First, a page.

Most published papers have focused on the lagoon sediments, whose sedimentological and chemical characteristics have been investigated by several authors since the 1980s [9-20]. Specifically, Bernardello et al. [19] studied the changing state of heavy metal contamination in 25 sediment sites in the central part of the LV, which includes the SIN, in the period 1987-1998 and Zonta et al. [20] concentrated on the southern part of the SIN (south of the Vittorio Emanuele III channel) (Figure 1). Our study focuses on changes in Hg and Zn concentrations in the lagoon sediments of the SIN (~23 km2) over a 30-year period by comparing new data collected from 26 sites in 2008 to data from a campaign performed in the same sites 30 years before (in the period 1976- 1978). In addition, this study presents new data on sediment texture properties that complement recently published data on changes in bathymetry and morphology in the area in roughly the same period [5,6]. Mercury and

Figure 1. Map of SIN (red line). Location of sediment sampling sites: 1976-8 campaign (□) and 2008 campaign (●). Area delimited by dotted line corresponds to study area. Stable-depositional (SD) area and moderate-to-severe-erosion (MSE) subareas identified in waters of SIN.

Zinc were selected because they are suggested by most authors as the main indicators of past industrial pollution. As long ago as the 1980s Pavoni et al. [21] stated that sediment contamination in the LV was mainly due to a chloro-alkali plant in which “De Nora” mercury cathodes were used and to a metallic zinc production plant using sphalerites as raw material.

The main goals of the present paper are: 1) to show how changes in bathymetry and grain-size affect the spatial distribution and transport mechanisms of Hg and Zn in sediments; 2) to calculate Hg and Zn budgets in the study area over the period, since these sediments have already been and might in the future become a secondary source of pollution for the whole of the central LV, and, 3) to show that the distinct patterns seen in the northern and southern parts of the SIN may require different management strategies. This is a key study, not only for local purposes but also in a broader sense, helping to improve our understanding of how morpho-sedimentological changes affect polluted transitional environments and thus providing knowledge for the future management of similar polluted areas.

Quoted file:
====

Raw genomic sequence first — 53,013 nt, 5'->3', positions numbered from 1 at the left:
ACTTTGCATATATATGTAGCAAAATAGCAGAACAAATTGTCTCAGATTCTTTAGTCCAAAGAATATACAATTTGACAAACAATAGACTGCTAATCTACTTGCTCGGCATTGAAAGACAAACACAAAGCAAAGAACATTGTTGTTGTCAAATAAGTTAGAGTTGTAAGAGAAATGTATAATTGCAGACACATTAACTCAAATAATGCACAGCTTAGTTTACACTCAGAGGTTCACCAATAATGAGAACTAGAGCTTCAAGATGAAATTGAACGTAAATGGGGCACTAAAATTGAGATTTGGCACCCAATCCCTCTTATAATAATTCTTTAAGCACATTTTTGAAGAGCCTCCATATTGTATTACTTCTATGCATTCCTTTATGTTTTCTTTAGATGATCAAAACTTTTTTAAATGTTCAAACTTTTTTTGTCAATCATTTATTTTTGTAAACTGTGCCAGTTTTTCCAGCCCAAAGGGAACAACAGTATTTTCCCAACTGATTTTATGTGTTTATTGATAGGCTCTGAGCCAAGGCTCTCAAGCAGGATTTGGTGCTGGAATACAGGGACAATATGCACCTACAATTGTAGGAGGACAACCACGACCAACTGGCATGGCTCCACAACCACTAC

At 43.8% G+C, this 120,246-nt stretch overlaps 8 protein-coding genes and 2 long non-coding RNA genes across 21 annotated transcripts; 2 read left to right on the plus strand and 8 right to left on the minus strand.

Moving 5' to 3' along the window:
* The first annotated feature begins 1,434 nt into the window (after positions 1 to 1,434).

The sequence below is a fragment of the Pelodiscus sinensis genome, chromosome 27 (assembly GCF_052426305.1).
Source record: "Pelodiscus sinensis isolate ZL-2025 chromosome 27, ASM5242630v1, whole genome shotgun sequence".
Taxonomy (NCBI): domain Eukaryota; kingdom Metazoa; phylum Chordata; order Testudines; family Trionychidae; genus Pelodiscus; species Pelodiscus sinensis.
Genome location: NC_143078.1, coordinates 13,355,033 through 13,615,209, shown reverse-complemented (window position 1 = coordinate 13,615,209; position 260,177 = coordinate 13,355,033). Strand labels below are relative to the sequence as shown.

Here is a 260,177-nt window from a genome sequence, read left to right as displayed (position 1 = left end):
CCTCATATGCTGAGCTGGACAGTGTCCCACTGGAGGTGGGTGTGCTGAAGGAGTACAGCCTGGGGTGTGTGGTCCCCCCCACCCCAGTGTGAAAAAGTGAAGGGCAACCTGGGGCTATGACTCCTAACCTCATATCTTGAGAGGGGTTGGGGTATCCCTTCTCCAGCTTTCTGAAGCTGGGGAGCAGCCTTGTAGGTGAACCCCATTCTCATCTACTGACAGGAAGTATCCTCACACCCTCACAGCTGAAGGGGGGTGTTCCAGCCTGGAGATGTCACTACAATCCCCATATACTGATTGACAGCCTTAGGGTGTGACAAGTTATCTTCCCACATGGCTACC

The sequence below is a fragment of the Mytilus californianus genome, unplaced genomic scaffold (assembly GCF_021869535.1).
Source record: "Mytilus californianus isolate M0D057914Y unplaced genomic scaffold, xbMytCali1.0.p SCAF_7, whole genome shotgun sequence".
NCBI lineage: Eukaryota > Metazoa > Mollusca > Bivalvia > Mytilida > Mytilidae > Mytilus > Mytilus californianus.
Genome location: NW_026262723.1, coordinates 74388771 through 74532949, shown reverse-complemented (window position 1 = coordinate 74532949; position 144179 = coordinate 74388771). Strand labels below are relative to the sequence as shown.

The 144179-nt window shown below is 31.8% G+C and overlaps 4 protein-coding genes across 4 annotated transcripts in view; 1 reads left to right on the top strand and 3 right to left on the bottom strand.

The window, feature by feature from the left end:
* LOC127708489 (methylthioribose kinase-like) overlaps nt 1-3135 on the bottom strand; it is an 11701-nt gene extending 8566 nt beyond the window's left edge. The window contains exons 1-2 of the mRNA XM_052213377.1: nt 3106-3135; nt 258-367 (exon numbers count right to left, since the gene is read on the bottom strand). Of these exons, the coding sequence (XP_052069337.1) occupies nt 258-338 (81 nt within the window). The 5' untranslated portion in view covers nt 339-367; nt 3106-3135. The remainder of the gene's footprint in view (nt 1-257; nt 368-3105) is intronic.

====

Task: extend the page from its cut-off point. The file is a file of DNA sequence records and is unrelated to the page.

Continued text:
2. Review of Data for the Study Area

2.1. Contaminated Site of Porto Marghera

Italian law 426/1998 defined the industrial area of Porto Marghera as a severe environmental hazard site and placed it at the top of the list of contaminated sites of national interest (SIN). The boundary of the SIN was established by the Ministry of the Environment (Decree of February 23rd, 2003) in order to plan soil and sediment clean-up and management. The SIN has a total surface area of 58 km2, of which ~60% is land and ~40% is water (between the City of Venice and the industrial zone, Figure 1). The site includes the land where the industrial plants are located (19 km2) and part of the adjoining land (12 km2), the inner tidal channels (~4 km2) and ~23 km2 of tidal flats (with ~2 km2 of salt-marshes).

We selected mercury and zinc from the studied heavy metals because they are representative of two different periods in the development of the industrial zone of Porto Marghera: Zn extraction from sphalerite was conducted from the 1940s to the 1980s, whilst the chloro-alkali plant, where Hg cathodes were used, came on stream in the 1950s and was still in use until recently.

2.2. Soils inside the SIN

Soils inside the Porto Marghera industrial zone, and in the drainage area immediately around it, have been studied since several un-authorised large-scale dumps, containing mainly dangerous toxic wastes from industries

(particularly chemical plants), were found in the area [22]. A complete survey was conducted in order to prepare a Master Plan for remediation, in which PAHs and metals (As, Cd, Hg and Zn) were found to be the most important contaminants in soil strata up to 5 m depth [23]. Among the various metals responsible for soil pollution, Hg and Zn were observed to exceed the legal limits most frequently. Approximately 7 km2 of the land inside the industrial plant requires remediation (corresponding to ~5 Mm3), the mean soil concentrations being ~6 μg/g for Hg and ~950 μg/g for Zn, with maximum values up to 110 μg/g for Hg and 24,000 μg/g for Zn [23]. The amount of metals stored in the soil was estimated to be in the range of 20 - 60 tons for Hg and 3 - 10,000 tons for Zn (Table 1).

2.3. Industrial Channels

Highly polluted sediments have been found inside the industrial channels and at the edge of the lagoon in the immediate vicinity of the industrial zone by several authors [7,13,18]. All authors highlight the role of industrial channels in the high contaminant levels of lagoon sediments in the vicinity of Porto Marghera, due to the dispersion of contaminated sediments during dredging activities. A thorough review of the contamination of all industrial channels was carried out, and the results showed mean values of 10 μg/g for Hg and ~1000 μg/g for Zn, with downcore values of up to 130 μg/g for Hg and 10,700 μg/g for Zn. The estimated amount of metals stored in the industrial channels was 200 tons for Hg and 10,000 tons for Zn [7,24,25].

2.4. Soils Outside the SIN

Scazzola et al. [26] studied the heavy metal concentrations in soils in the vicinity (2 - 10 km) of the Porto Marghera industrial area and found mean values of ~0.2 μg/g for Hg and ~150 μg/g for Zn. Those figures are not very different from soils sampled far from Porto Marghera (>10 km) [27]. The same authors conducted a survey of top-soils in the Veneto Region and found average values of 0.3 - 0.4 μg/g Hg and 150 - 170 μg/g for Zn.

2.5. Background Values

Giandon et al. [27] found average background values of 0.3 µg /g for Hg and 112 µg/g for Zn in the soil samples of the physiographic units of the Veneto Region belonging to the LV watershed. Scazzola et al. [26] found similar background values for soils in the vicinity of Porto Marghera industrial zone.